The intense environmental destruction of extractivist projects in Latin America have disproportionately affected indigenous communities, who suffer from displacement and the polluted water and food sources caused by mining and other projects. “It is urgent that the people get control over the natural assets that our country offers, because the wealth must be redistributed to benefit all, and not only a small group of people, underlines Udiel Miranda.
The CPO-CRD Convergence will aim to gain seats in congress by running their own community leaders from the different ethnic groups as candidates. The strategy is to try to get into congress in order to promote the political agenda of the indigenous peoples of the country.
“There is great need to stop legislation that is being approved in favor of a small and very strong economic group within the country and promote legislation in favor of the majority indigenous population,” says Udiel Miranda.
In front of the crowd at Iximché, Lolita Chávez shouted: “We want to create a plurinational state in which the indigenous people are fully recognized and exert self-determination in their territories!” The crowd burst into spontaneous cheers.
The choice of Iximché as a location for the encounter is of historical and symbolic importance. Around 1500 AD, this ancient city was the capital of the Kaqchikel Mayan kingdom. In 2007, it also saw a visit from United States President George Bush, as well as a Continental Summit of Indigenous Peoples and Nationalities of Abya Yala, a term from the language of indigenous Kuna peoples, located in present day Panama, for the continents of North and South America.
Valezca Reyes came to the Convergence from Izabal, in eastern Guatemala, and has decided to join the campaign. She identifies as a member of the Garifuna community, whose members are descendants of West African, Central African, Island Carib and Arawak peoples. Garifuna communities are located on the Caribbean Coast and have historically been excluded from political participation. They have suffered discrimination on all levels of society and, in most cases, lack access to arable land.
“As the Garifuna community,” Reyes says, “We’ve seen that we are invisible in our country and our political participation has been minimal so far. It is time for us as Garifuna to see our interests represented on a political level. Traditionally the political parties in our country force people to vote for them. This time is really the first time I have heard that our voice as community is being raised. It has been preceded by a long struggle on community level, and we Garifuna should join Mayan and social movements to continue this struggle to change the system,” says Reyes.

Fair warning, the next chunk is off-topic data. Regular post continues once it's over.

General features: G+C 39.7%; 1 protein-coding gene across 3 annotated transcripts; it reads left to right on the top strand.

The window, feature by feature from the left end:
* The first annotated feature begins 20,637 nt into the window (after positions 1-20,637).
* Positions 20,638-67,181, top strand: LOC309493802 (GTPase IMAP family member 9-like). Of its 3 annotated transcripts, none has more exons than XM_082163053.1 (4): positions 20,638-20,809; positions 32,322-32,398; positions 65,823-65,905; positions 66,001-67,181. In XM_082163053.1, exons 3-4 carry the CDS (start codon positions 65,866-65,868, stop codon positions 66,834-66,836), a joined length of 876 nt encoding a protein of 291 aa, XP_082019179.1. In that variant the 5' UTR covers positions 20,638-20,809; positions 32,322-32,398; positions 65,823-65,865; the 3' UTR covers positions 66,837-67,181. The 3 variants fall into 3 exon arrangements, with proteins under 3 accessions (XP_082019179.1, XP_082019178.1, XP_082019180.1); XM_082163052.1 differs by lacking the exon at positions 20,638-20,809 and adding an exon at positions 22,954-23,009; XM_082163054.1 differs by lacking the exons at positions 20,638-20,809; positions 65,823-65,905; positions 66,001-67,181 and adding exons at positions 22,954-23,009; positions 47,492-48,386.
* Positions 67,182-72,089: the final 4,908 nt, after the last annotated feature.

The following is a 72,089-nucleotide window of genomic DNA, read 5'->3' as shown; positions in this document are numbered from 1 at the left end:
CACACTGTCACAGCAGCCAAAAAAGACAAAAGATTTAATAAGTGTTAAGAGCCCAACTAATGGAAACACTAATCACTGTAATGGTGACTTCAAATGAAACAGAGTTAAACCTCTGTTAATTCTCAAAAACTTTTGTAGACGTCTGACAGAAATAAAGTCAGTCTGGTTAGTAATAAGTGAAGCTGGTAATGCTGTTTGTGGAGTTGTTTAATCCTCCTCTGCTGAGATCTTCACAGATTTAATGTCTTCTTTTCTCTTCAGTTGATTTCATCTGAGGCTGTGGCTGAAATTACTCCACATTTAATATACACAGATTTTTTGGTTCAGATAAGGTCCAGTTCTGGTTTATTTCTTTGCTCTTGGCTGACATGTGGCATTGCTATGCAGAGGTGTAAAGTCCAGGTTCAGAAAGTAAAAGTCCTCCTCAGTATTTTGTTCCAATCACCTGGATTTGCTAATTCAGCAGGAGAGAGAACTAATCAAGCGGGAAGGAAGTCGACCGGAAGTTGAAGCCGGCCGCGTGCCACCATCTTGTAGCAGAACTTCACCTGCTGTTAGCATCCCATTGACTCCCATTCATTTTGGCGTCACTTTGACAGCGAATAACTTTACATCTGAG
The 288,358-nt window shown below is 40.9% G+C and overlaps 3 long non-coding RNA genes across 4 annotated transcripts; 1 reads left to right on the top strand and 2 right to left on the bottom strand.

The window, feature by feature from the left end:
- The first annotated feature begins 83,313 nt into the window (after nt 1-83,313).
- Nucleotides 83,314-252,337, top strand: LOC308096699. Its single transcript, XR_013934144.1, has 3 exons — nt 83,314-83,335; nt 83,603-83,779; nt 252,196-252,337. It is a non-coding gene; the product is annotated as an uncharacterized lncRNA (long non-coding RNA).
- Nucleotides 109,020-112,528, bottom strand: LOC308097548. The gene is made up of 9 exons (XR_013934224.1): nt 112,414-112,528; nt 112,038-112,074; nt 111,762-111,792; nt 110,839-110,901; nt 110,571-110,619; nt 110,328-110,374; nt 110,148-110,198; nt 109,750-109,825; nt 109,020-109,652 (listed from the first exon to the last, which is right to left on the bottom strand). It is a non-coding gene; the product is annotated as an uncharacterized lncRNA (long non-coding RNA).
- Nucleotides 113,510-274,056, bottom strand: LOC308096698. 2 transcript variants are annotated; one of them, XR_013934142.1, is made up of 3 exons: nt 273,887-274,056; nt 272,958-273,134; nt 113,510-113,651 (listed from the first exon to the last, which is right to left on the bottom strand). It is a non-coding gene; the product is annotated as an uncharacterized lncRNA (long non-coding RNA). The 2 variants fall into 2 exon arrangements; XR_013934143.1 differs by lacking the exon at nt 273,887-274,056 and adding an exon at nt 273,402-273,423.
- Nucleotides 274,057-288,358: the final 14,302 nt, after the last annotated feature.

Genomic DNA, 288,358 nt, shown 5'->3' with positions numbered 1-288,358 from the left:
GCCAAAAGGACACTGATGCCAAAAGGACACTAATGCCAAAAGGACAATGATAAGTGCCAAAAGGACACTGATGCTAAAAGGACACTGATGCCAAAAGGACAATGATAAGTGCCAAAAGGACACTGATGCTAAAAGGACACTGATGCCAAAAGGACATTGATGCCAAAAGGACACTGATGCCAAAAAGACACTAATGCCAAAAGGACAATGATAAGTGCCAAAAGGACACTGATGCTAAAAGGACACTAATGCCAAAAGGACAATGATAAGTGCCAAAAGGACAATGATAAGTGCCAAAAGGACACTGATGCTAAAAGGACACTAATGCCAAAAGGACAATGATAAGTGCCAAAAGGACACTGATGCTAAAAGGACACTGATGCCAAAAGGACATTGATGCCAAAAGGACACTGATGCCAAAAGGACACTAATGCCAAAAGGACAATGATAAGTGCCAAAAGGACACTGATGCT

Considering the alarming situation in the country, where curently large groups of children and small farmer families, the majority indigenous people, are suffering famine and lack access to basic welfare services due to discrimination, there is a great need for strong political action.
Pablo Monsanto sees this political project as “the beginning of a new historical path in the spirit of the revolutionary movements of Latin America.” Only the future will tell if he is right.
As I left Iximché, the participants were scattered in the grass eating their lunch before boarding the local colorful buses that would take them home. For many, this journey would take until sunset.
Christin Sandberg is a Swedish journalist based in Guatemala. Christin follows human rights-, indigenous and feminist grassroots movements and is interested in many forms of expression, such as art, politics and social movements, that can induce social change in society. Christin believes in diversity, equity and justice. You can see more of Christin’s work at christinsandberg.wordpress.com